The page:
After creating a very complicated (but very cool) game called Djinn Combat (which is still in development) I wanted to create a simpler game that shared a specific aspect with Djinn Combat that I really liked: that it could be played anywhere, at anytime, and with nothing but you and another player. So I created the game I call Up-or-Down.
The concept is simple enough to learn. The first player (P1) says a number 1-100, and the next player (P2) says a different number based on what the first person said. If the P1 said an Odd number, then P2 has to say an Odd number that is Above the number that P1 said or an Even number that is Below the number that P1 said. However, if P1 said an Even number, then P2 has to say an Even number that is Above the number that P1 said or an Odd number that is Below the number that P1 said. Three other restrictions are that the number can’t be less than 1 (it can be 1 though), it can’t be more than 100 (it can be 100 though), and it can’t be the number that was last said (after all, that isn’t above or below the number that was said).
For example, if P1 said 53 (an odd number), then P2 could say something like 67 (an odd number above 53) or something like 2 (an even number below 53). However, if P1 said 8 (an even number), P2 could say an even number that is above 8, such as 100, or an odd number that is below 8, such as 7.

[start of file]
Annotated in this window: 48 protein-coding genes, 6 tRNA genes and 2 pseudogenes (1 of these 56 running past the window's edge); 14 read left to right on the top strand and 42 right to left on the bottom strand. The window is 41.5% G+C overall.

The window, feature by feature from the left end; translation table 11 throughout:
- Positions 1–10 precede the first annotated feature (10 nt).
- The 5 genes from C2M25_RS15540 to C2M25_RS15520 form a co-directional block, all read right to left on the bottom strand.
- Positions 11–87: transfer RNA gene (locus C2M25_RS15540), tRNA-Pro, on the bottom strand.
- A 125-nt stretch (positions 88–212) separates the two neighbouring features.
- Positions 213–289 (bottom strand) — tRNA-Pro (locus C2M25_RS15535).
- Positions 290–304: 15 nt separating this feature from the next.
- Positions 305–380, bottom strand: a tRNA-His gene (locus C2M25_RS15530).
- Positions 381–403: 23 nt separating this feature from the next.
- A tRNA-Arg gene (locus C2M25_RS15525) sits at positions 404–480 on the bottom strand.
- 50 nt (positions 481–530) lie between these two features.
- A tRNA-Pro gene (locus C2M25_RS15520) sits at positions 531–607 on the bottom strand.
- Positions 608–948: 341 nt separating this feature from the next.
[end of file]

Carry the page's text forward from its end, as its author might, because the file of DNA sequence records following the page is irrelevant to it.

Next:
You can also have as many players as you want, although there are two different ways to play. In each version you have an order, such as P1 then P2 then P3 then P4 then P1 again. If P1 said 5, P2 said 7, and P3 said 8, P3 would have lost, but P4 would continue the chain with P3’s last response, meaning that he could answer 10, or 80, or 1, etc. Note: even if the person who went out said a really wrong number, like 1 million, the next player still has to say a number that is valid (between 1 and 100 and the correct even/odd-ness)
The different versions of multiplayer involve what happens after someone goes out. Version #1 is a tournament version, in which if someone says the wrong number they lose and have to stop playing until the end of that game. Whoever the last one still in wins, and he/she gets to choose the first number for the next game.
Version #2 is a training mode, in which no one goes out. If someone says the wrong number, then he/she gets to change his/her number to one that fits. This way people can more easily learn the game without having to wait until the next game every time they go out. However, you can still have a winner by keeping track of whoever the last person to make a mistake is.
Feel free to add any rules that you’d like, it’s pretty adaptable. Hopefully I’ll soon have a post on alternate ways to play to make it harder or different once you have it down. Either way, enjoy!